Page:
Losing A Faithful Friend…

Gracie, our penultimate dog

The problem with getting more than one pet at the same time is that you are likely to lose them all close together.  We had a bunch of Millennium animals – Bob, Millie, Fina, Bubba and dear Little B – that by now have either died or are very elderly.

Good friends recently lost their 16 year old border collie and are adamant that they’re not going to replace him: they’re not sure they could go through the pain again, being dog less will suit their lifestyle better, it’s one less responsibility to factor into their busy lives.  Their pain and sadness is still very raw and perhaps in time they will change their minds.

When we lost Bob, our old black Lab who died just short of his 11th birthday, we knew we would have another family dog but it took six months before I could look at puppies for sale without thinking “very cute, but they’re not Bob”.

Bob died very suddenly.  A big brute of a [rescue] dog; he was rebellious and stoic, hilarious and completely oblivious to pain so when he collapsed and the vet performed an emergency splenectomy it was a shock to everyone to discover he was riddled with cancer.  We made the only decision we could and let him go. It was traumatic and I still well up 5 five years later when I remember it… and I still can’t watch Marley & Me without turning into a sniveling, snotty mess.  But would it stop me from keeping another pet? Definitely not – the joy, love and companionship that comes with a household pet far outweighs the pain of losing them or the responsibilities they bring.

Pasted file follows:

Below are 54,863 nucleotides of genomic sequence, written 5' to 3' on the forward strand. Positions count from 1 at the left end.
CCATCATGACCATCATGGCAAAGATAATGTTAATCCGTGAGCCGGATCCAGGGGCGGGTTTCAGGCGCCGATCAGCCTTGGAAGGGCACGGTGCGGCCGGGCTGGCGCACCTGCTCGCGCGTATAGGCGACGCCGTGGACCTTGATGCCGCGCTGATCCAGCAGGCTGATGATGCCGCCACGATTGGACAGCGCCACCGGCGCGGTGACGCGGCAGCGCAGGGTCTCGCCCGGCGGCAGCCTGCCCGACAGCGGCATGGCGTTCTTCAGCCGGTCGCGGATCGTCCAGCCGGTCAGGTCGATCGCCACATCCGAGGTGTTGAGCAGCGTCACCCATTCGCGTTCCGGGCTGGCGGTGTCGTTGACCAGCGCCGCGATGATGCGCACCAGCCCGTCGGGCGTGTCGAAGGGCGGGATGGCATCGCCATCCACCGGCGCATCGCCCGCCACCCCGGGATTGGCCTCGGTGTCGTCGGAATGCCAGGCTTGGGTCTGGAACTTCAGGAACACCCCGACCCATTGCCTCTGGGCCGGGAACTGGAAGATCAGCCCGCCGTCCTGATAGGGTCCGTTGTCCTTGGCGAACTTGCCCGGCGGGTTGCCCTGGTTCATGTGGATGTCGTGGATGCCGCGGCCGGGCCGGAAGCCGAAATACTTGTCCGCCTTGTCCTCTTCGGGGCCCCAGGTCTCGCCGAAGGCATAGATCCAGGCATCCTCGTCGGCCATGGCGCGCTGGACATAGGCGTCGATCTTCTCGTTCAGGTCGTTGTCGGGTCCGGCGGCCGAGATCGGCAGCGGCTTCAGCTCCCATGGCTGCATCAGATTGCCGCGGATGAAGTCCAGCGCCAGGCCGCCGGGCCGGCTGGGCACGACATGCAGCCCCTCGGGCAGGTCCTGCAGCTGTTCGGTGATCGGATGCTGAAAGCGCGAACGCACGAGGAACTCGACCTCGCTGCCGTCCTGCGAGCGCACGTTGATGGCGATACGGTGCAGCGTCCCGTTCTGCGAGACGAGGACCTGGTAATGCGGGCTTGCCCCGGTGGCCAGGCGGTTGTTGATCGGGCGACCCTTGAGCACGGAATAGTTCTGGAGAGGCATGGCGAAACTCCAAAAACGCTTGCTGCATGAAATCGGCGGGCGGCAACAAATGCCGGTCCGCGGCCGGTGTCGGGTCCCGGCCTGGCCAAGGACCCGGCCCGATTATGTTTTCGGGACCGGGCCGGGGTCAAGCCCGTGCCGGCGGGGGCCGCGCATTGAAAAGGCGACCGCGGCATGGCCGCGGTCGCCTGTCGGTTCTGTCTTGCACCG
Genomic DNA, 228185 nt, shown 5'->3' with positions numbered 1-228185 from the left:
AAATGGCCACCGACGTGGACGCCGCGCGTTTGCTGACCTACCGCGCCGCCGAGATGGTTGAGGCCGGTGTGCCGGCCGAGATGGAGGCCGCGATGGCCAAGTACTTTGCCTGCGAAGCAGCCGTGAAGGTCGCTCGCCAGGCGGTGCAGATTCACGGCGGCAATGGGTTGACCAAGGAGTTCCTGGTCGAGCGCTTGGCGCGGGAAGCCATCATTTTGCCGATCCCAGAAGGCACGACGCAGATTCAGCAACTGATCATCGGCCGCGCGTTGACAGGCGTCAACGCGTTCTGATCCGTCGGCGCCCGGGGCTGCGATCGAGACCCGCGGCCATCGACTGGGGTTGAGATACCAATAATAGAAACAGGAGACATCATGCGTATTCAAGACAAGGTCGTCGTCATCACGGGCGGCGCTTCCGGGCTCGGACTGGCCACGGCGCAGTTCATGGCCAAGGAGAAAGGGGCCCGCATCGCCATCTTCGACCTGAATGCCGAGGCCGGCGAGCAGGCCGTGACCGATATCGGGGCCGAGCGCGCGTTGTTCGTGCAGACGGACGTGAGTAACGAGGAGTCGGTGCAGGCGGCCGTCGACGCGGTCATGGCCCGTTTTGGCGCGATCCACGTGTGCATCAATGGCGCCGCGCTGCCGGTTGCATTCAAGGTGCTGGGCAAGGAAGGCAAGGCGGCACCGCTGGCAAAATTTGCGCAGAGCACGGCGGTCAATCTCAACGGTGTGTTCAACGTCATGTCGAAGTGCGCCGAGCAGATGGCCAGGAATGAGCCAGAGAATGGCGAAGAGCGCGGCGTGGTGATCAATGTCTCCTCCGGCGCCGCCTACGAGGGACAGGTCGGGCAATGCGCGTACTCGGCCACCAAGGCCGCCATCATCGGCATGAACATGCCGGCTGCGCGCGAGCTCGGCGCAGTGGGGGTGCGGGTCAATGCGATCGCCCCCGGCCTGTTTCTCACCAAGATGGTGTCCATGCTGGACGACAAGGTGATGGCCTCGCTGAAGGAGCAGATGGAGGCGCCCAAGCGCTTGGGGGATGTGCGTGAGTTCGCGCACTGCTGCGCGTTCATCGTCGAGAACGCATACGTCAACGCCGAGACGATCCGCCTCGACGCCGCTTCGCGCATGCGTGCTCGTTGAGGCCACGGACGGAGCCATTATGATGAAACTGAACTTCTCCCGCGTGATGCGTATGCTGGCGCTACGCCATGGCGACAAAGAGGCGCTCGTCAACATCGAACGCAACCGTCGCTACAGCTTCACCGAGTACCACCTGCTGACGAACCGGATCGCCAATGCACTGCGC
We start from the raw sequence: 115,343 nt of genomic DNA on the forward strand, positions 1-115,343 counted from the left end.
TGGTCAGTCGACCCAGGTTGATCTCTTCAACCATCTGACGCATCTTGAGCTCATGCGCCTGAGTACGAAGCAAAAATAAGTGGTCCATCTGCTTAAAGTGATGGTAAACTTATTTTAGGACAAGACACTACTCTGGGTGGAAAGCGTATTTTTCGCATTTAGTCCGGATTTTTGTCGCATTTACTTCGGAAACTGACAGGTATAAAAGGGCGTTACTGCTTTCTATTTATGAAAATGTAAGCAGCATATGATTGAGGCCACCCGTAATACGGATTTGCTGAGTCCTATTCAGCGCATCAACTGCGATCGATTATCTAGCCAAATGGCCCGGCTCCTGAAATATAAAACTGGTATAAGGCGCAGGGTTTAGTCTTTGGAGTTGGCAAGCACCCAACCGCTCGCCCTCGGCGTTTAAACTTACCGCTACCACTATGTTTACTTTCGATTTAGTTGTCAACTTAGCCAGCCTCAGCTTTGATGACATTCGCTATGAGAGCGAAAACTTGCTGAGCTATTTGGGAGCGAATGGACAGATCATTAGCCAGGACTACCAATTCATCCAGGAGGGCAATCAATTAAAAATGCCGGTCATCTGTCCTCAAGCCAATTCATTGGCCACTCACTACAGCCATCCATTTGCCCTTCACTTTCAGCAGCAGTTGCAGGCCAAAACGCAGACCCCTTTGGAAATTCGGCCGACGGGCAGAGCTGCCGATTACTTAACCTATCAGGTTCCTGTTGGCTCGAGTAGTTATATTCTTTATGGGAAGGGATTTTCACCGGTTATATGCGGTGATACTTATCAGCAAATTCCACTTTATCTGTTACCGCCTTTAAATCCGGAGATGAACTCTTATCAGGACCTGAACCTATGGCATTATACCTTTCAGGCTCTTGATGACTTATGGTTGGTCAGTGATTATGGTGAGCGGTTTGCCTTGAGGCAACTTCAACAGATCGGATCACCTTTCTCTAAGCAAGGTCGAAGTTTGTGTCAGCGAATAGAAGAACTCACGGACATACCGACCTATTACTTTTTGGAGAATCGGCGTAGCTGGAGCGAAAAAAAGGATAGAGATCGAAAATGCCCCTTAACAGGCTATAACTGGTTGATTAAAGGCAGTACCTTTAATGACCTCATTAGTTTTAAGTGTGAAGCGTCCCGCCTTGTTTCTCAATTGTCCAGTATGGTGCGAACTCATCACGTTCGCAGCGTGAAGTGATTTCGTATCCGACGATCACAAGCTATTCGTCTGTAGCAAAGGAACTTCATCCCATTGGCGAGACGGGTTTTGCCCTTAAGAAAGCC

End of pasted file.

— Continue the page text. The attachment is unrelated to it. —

We did eventually get another dog – I hesitate to use the word replace as nothing replaces a pet when they die. Gracie is probably our penultimate dog. Assuming she will live to be at least 12, we will be elderly ourselves when she dies and we wouldn’t want a beloved pet to outlive us. Last weekend we watched the film Hachi, the true story of a very loyal dog that met his owner off the train at the end of each working day and when his master died unexpectedly, continued to wait at the station for him for another 10 years. I would hate to think of our last dog pining for us after we’ve gone so unless we time it very carefully we may end our days dog-less, and that truly would be painful!